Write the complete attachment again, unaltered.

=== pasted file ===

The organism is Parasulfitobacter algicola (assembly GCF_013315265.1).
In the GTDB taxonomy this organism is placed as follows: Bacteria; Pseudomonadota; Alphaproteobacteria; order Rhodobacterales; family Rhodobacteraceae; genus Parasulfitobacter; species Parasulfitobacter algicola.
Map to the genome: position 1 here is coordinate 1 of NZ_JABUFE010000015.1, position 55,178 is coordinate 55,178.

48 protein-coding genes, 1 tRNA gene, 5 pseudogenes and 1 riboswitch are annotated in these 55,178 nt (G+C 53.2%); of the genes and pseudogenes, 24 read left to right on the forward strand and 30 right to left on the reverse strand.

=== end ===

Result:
The organism is Parasulfitobacter algicola (assembly GCF_013315265.1).
In the GTDB taxonomy this organism is placed as follows: Bacteria; Pseudomonadota; Alphaproteobacteria; order Rhodobacterales; family Rhodobacteraceae; genus Parasulfitobacter; species Parasulfitobacter algicola.
Map to the genome: position 1 here is coordinate 1 of NZ_JABUFE010000015.1, position 55,178 is coordinate 55,178.

48 protein-coding genes, 1 tRNA gene, 5 pseudogenes and 1 riboswitch are annotated in these 55,178 nt (G+C 53.2%); of the genes and pseudogenes, 24 read left to right on the forward strand and 30 right to left on the reverse strand.